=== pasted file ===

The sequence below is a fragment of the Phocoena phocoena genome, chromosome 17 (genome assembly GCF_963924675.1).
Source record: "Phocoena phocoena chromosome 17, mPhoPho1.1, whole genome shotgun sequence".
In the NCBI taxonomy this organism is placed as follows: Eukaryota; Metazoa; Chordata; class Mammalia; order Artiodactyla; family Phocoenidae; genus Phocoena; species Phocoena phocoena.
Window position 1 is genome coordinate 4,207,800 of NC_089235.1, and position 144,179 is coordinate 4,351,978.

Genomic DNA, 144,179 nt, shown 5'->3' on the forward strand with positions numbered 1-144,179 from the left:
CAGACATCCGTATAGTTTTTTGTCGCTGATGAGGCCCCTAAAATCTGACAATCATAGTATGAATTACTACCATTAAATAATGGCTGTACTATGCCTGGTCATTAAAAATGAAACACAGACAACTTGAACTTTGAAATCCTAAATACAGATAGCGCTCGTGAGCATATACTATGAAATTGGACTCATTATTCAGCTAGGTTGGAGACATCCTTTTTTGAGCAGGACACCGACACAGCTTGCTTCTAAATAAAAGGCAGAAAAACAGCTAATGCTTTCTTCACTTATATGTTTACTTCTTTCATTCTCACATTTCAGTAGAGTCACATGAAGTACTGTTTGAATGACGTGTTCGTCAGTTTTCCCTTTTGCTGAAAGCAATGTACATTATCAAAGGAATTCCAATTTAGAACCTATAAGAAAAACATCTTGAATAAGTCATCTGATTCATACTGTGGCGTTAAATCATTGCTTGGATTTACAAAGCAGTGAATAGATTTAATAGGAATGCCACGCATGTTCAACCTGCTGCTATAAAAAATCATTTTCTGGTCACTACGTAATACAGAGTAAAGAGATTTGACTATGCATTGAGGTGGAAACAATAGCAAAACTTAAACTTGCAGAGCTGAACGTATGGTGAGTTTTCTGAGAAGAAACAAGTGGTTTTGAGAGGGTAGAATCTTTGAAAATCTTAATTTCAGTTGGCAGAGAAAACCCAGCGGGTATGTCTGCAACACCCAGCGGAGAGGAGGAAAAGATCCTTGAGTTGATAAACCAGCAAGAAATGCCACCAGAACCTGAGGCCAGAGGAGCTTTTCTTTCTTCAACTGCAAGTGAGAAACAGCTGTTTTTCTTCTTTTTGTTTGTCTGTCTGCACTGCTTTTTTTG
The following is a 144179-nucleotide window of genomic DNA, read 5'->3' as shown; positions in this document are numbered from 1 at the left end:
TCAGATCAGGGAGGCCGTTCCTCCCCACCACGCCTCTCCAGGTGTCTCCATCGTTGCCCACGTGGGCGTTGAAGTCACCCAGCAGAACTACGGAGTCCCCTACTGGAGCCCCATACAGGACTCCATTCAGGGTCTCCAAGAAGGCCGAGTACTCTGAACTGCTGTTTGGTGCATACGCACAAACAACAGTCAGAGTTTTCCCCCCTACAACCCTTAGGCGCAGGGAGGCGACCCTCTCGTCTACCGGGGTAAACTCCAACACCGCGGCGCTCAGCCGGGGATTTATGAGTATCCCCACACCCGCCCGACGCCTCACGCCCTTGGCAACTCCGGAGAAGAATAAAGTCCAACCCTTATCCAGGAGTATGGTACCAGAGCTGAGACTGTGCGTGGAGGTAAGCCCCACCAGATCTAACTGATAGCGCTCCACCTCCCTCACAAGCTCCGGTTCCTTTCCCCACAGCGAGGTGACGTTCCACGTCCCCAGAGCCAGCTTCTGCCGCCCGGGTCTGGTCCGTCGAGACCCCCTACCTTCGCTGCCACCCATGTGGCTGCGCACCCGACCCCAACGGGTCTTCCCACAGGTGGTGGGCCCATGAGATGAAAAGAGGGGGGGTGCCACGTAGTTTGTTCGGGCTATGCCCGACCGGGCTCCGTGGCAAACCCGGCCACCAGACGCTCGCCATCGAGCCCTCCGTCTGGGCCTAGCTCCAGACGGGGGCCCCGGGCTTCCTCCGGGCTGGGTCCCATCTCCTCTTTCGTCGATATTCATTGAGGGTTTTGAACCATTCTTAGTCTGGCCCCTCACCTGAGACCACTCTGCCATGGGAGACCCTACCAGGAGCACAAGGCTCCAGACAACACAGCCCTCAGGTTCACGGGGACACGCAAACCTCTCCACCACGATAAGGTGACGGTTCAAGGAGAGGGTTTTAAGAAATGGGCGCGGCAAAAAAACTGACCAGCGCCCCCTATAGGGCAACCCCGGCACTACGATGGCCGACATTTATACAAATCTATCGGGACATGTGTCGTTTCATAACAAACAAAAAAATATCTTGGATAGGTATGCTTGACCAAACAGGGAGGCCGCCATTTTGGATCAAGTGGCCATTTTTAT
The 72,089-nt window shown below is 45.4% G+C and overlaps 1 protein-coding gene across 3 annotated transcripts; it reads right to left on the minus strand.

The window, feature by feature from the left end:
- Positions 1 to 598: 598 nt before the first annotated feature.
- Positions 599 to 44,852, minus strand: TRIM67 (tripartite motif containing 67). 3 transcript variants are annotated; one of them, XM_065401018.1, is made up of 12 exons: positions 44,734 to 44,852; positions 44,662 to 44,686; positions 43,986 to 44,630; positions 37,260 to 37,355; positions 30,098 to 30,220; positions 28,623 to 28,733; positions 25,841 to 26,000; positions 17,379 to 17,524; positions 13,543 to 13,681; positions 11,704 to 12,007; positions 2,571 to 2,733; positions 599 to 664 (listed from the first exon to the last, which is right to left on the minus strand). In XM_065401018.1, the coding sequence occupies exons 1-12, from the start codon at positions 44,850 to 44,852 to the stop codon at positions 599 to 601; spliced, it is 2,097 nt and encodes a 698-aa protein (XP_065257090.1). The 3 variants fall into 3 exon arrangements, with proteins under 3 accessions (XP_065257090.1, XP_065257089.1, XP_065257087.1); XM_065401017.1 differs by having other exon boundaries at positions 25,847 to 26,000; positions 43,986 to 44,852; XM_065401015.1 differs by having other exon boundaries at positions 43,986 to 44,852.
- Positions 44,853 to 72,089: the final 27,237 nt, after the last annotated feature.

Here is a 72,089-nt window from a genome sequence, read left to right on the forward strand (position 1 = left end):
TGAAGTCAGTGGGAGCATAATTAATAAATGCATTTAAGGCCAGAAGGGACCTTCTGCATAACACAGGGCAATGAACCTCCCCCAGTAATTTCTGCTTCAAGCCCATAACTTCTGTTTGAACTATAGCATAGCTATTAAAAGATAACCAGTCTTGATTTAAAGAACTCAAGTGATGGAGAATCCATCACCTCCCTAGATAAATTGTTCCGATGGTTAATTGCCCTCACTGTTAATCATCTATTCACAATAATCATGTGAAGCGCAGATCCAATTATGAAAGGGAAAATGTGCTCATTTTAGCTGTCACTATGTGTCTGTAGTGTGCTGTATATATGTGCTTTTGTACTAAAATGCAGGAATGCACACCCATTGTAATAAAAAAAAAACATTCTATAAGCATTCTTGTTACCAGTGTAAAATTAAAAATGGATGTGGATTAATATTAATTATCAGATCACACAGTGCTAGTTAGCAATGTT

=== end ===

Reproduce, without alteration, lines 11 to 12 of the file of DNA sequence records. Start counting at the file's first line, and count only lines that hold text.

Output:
- Positions 1 to 598: 598 nt before the first annotated feature.
- Positions 599 to 44,852, minus strand: TRIM67 (tripartite motif containing 67). 3 transcript variants are annotated; one of them, XM_065401018.1, is made up of 12 exons: positions 44,734 to 44,852; positions 44,662 to 44,686; positions 43,986 to 44,630; positions 37,260 to 37,355; positions 30,098 to 30,220; positions 28,623 to 28,733; positions 25,841 to 26,000; positions 17,379 to 17,524; positions 13,543 to 13,681; positions 11,704 to 12,007; positions 2,571 to 2,733; positions 599 to 664 (listed from the first exon to the last, which is right to left on the minus strand). In XM_065401018.1, the coding sequence occupies exons 1-12, from the start codon at positions 44,850 to 44,852 to the stop codon at positions 599 to 601; spliced, it is 2,097 nt and encodes a 698-aa protein (XP_065257090.1). The 3 variants fall into 3 exon arrangements, with proteins under 3 accessions (XP_065257090.1, XP_065257089.1, XP_065257087.1); XM_065401017.1 differs by having other exon boundaries at positions 25,847 to 26,000; positions 43,986 to 44,852; XM_065401015.1 differs by having other exon boundaries at positions 43,986 to 44,852.